latin translations


Sperate quasi in perpetuum victuri. Vivite quasi cras morituri. — Dream as if you’ll live forever. Live as if you’ll die tomorrow

audentis Fortuna iuuat (from Vergil) — Fortune Favors the Brave/Bold

If, for fun, you want to make it look like an inscription, then use all caps, don’t use U or J, don’t use spaces (use medial dots instead, or nothing), don’t use macrons (you can use apices if the vowel length seems really important to you), don’t use punctuation, etc.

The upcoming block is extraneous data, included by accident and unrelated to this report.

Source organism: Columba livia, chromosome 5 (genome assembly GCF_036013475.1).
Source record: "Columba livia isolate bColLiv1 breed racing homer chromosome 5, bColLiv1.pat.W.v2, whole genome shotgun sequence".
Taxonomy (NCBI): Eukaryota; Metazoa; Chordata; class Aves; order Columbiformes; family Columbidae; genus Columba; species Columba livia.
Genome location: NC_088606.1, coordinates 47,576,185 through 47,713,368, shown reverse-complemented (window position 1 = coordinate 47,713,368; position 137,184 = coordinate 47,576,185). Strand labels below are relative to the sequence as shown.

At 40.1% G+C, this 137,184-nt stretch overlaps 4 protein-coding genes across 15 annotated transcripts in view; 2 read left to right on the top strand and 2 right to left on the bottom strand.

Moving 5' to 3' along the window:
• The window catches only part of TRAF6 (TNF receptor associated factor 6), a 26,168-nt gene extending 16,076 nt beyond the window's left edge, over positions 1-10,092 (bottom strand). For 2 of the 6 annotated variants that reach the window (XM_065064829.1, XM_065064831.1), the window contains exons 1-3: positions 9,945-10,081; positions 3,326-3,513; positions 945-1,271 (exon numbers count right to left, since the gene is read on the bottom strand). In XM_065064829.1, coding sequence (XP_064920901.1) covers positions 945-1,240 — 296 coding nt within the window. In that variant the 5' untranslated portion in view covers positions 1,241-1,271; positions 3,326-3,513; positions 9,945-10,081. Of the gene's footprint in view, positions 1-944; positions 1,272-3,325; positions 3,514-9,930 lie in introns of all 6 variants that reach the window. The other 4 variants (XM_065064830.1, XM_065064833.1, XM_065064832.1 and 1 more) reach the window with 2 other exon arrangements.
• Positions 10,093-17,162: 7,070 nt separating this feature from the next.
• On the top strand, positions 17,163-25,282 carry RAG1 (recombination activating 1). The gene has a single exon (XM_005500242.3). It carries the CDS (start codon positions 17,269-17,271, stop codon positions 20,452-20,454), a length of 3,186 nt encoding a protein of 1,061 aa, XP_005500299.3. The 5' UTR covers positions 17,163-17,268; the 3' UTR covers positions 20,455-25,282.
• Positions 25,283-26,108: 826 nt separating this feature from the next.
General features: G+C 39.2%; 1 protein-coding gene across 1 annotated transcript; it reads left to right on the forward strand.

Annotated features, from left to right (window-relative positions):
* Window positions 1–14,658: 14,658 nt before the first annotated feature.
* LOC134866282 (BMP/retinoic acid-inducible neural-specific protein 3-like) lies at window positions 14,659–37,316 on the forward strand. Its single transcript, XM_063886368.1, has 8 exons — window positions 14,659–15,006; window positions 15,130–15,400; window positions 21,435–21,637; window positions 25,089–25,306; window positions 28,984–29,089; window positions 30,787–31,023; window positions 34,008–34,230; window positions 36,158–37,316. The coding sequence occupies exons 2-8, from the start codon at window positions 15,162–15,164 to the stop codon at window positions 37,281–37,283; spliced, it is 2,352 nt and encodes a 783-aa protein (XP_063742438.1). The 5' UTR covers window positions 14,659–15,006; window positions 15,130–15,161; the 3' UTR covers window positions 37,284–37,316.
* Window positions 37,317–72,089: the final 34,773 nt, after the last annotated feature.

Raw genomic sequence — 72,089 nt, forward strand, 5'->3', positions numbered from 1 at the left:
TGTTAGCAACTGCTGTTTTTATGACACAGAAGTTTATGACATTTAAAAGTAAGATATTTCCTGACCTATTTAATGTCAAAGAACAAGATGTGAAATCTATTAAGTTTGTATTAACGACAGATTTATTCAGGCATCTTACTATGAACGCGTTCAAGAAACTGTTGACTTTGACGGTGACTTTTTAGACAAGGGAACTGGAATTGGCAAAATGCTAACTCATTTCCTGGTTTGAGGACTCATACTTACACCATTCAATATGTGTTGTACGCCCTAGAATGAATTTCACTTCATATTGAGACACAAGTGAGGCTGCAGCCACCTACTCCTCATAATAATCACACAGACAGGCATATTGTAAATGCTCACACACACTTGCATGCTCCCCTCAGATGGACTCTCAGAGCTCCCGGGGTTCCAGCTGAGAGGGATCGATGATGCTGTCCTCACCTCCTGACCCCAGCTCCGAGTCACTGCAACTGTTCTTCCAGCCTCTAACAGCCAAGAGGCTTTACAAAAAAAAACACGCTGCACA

Fortune favours the bold“, “Fortune favours the brave“, “Fortune helps the brave“, and “Fortune favours the strong” are common translations of the Latin proverbs:

  • Audentes Fortuna Iuvat (present participle of the verb audeo, to dare), literally: “Fortune helps those daring”
  • Audentes Fortuna Adiuvat, literally: Fortune comes to the aid of those daring
  • Fortuna Audaces Iuvat (from the adjective audax, audacis, from the verb audeo), literally: “Fortune helps the bold”.

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